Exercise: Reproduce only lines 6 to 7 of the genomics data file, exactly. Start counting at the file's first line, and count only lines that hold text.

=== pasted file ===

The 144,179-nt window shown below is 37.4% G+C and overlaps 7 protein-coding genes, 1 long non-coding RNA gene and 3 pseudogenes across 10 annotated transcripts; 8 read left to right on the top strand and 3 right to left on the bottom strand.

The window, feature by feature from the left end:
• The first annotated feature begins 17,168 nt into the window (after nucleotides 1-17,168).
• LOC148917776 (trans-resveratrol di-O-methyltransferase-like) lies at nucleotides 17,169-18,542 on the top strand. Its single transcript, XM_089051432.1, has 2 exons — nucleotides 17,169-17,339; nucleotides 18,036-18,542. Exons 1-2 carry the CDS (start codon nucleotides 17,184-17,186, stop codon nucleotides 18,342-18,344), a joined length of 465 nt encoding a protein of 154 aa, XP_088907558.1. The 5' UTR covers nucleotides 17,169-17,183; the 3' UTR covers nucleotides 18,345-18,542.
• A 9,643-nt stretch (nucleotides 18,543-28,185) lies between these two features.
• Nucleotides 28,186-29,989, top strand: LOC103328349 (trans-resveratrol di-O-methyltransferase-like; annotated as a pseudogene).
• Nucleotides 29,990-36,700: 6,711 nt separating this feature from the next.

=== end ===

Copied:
• Nucleotides 28,186-29,989, top strand: LOC103328349 (trans-resveratrol di-O-methyltransferase-like; annotated as a pseudogene).
• Nucleotides 29,990-36,700: 6,711 nt separating this feature from the next.